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SEASIDE MEMORIAL HOSPITAL OF LONG BEACH v. CALIFORNIA EMPLOYMENT COMMISSION ET AL

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District Court of Appeal, Second District, Division 2, California.

SEASIDE MEMORIAL HOSPITAL OF LONG BEACH v. CALIFORNIA EMPLOYMENT COMMISSION ET AL.

Civ. 14115.

Decided: November 26, 1943

Robert W. Kenny, Atty. Gen., and Clarence A. Linn, Forrest M. Hill, and Doris H. Maier, Deputy Attys. Gen., for appellants. Musick, Burrell & Pinney, of Los Angeles (Howard Burrell, Anson B. Jackson, Jr., and Philip C. Jones, all of Los Angeles, of counsel), for respondent. Luce, Forward, Lee & Kunzel, of San Diego, amici curiae, for respondent.

This appeal is from a judgment granting respondent's application for a writ of mandate to require the California Employment Commission, its members and directors (appellants herein), to rule that respondent was not a subject “employer” within the meaning of the California Unemployment Insurance Act. (Act 8780d, Deering's Gen. Laws 1937, Supplement 1939 and Supplement, 1941 to the California Codes, General Laws, and Constitution, page 2441 et seq.)

The material facts are:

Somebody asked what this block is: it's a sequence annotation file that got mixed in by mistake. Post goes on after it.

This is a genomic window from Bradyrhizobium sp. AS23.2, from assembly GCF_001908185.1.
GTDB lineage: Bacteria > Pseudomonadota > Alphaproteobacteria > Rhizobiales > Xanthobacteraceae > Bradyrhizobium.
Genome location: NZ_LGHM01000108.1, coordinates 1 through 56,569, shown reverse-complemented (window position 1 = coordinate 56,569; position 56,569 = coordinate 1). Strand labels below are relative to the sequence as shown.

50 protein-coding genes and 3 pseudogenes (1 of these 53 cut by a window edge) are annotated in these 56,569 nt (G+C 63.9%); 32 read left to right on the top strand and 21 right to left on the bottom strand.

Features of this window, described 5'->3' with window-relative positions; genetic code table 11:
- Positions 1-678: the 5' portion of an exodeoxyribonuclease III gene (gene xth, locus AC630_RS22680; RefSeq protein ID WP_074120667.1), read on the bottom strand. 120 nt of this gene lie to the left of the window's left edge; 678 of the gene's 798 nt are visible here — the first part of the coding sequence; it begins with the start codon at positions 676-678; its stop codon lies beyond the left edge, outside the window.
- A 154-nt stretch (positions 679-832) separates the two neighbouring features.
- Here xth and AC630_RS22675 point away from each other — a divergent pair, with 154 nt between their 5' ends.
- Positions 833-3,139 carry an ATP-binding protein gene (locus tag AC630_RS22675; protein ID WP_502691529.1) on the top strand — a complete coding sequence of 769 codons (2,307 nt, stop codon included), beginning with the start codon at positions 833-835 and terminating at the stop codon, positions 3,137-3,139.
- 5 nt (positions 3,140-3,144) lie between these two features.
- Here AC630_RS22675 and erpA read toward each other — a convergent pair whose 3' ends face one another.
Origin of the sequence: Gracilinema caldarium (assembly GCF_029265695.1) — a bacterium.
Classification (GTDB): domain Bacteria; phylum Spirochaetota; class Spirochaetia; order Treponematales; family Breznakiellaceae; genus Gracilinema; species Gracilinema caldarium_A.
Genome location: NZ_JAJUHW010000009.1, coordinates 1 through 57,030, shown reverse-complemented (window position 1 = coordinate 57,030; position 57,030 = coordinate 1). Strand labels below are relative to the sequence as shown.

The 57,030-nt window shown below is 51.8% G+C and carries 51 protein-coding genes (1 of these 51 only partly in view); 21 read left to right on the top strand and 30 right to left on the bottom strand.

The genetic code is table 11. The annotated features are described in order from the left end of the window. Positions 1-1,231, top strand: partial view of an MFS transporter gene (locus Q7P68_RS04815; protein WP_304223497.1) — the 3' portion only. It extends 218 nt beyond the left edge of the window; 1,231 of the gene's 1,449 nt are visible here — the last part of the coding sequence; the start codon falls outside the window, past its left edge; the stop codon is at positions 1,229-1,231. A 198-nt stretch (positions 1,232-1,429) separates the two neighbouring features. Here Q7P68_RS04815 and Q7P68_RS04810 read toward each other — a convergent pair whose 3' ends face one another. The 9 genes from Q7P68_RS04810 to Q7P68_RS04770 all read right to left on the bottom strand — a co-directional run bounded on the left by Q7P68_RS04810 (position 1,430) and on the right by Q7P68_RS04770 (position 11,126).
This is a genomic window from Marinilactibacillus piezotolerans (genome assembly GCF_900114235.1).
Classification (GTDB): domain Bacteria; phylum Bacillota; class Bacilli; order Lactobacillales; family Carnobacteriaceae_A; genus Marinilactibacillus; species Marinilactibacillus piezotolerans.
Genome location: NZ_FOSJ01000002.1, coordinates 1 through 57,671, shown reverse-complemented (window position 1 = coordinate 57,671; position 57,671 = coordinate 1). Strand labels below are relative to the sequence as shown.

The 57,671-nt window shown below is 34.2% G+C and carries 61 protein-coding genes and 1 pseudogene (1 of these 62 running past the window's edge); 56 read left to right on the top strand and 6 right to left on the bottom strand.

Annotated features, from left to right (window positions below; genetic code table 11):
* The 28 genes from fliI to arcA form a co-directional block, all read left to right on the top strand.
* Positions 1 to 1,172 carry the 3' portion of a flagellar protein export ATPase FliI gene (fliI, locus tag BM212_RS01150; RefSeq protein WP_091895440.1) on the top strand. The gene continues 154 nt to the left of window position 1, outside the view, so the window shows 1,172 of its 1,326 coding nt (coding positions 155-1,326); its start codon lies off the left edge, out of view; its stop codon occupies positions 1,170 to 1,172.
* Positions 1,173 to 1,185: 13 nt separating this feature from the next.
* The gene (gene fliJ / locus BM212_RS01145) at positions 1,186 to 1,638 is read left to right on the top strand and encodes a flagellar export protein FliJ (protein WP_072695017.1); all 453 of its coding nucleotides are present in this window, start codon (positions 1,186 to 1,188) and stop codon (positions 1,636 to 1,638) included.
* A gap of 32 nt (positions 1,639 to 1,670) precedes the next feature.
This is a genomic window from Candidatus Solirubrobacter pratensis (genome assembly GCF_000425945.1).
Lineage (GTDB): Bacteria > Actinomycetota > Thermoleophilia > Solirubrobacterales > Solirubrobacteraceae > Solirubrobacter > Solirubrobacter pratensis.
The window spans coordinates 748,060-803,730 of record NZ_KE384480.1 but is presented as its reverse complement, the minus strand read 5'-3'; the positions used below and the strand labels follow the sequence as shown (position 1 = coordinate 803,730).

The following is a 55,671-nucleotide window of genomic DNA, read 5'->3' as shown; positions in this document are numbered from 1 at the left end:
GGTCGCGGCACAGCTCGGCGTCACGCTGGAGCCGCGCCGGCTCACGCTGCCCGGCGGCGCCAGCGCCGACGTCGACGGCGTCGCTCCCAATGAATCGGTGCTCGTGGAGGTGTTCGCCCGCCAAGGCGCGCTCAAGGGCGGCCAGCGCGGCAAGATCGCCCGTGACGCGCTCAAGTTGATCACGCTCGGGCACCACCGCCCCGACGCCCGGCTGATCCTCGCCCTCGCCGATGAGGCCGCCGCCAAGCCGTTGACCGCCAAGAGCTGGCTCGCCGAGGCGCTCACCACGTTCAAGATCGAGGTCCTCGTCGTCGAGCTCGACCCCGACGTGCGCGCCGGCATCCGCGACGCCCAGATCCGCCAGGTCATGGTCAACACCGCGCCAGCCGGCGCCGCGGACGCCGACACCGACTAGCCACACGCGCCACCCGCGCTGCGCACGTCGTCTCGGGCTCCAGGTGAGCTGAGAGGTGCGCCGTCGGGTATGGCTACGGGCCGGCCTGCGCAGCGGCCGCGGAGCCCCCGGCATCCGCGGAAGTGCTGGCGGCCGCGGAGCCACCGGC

On March 26, 1942, pursuant to respondent's (petitioner in the trial court) application, the Superior Court issued an alternative writ of mandate requiring appellants to show cause why they should not (a) rule that respondent was not “an employer” within the meaning of the California Unemployment Insurance Act, and (b) refund all contributions previously paid by respondent to the commission under said act. Subsequently, appellants filed an answer and return to respondent's petition and the alternative writ issued thereon. On May 25, 1942, subsequent to the filing of appellants' answer and prior to the submission of the cause to the Superior Court, appellants filed a petition for a writ of prohibition in this court, by which writ it was sought to prohibit further action of the Superior Court in the mandamus proceeding on the ground that said court was without jurisdiction to entertain the same. On May 25, 1942, this court denied said petition for a writ of prohibition without a hearing for the reason that we were of the opinion that appellants (petitioners on the application for a writ of prohibition) had a plain, speedy and adequate remedy at law by appealing from any adverse ruling or decision of the Superior Court. We did not file a written opinion, but made an order which read as follows:

“By the Court:

“Petition for writ of prohibition is denied.

“Moore, P. J.”